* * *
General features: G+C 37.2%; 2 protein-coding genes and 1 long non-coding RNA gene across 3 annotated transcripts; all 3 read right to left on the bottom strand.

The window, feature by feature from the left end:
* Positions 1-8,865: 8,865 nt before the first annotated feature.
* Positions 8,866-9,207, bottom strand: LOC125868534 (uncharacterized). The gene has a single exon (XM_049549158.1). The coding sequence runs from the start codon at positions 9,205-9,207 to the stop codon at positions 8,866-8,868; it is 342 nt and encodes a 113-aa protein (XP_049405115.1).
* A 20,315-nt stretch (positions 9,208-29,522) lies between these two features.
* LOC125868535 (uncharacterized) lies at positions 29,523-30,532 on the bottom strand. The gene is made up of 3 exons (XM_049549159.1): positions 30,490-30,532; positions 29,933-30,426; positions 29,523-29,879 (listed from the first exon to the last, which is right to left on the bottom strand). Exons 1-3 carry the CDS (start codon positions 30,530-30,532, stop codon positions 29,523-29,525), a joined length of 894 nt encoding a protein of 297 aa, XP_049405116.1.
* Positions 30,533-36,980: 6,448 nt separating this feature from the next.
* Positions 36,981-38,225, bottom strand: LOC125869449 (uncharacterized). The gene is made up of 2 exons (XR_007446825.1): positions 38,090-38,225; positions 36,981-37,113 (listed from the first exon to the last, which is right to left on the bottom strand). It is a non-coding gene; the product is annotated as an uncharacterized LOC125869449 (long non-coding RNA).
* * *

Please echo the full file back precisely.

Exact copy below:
General features: G+C 37.2%; 2 protein-coding genes and 1 long non-coding RNA gene across 3 annotated transcripts; all 3 read right to left on the bottom strand.

The window, feature by feature from the left end:
* Positions 1-8,865: 8,865 nt before the first annotated feature.
* Positions 8,866-9,207, bottom strand: LOC125868534 (uncharacterized). The gene has a single exon (XM_049549158.1). The coding sequence runs from the start codon at positions 9,205-9,207 to the stop codon at positions 8,866-8,868; it is 342 nt and encodes a 113-aa protein (XP_049405115.1).
* A 20,315-nt stretch (positions 9,208-29,522) lies between these two features.
* LOC125868535 (uncharacterized) lies at positions 29,523-30,532 on the bottom strand. The gene is made up of 3 exons (XM_049549159.1): positions 30,490-30,532; positions 29,933-30,426; positions 29,523-29,879 (listed from the first exon to the last, which is right to left on the bottom strand). Exons 1-3 carry the CDS (start codon positions 30,530-30,532, stop codon positions 29,523-29,525), a joined length of 894 nt encoding a protein of 297 aa, XP_049405116.1.
* Positions 30,533-36,980: 6,448 nt separating this feature from the next.
* Positions 36,981-38,225, bottom strand: LOC125869449 (uncharacterized). The gene is made up of 2 exons (XR_007446825.1): positions 38,090-38,225; positions 36,981-37,113 (listed from the first exon to the last, which is right to left on the bottom strand). It is a non-coding gene; the product is annotated as an uncharacterized LOC125869449 (long non-coding RNA).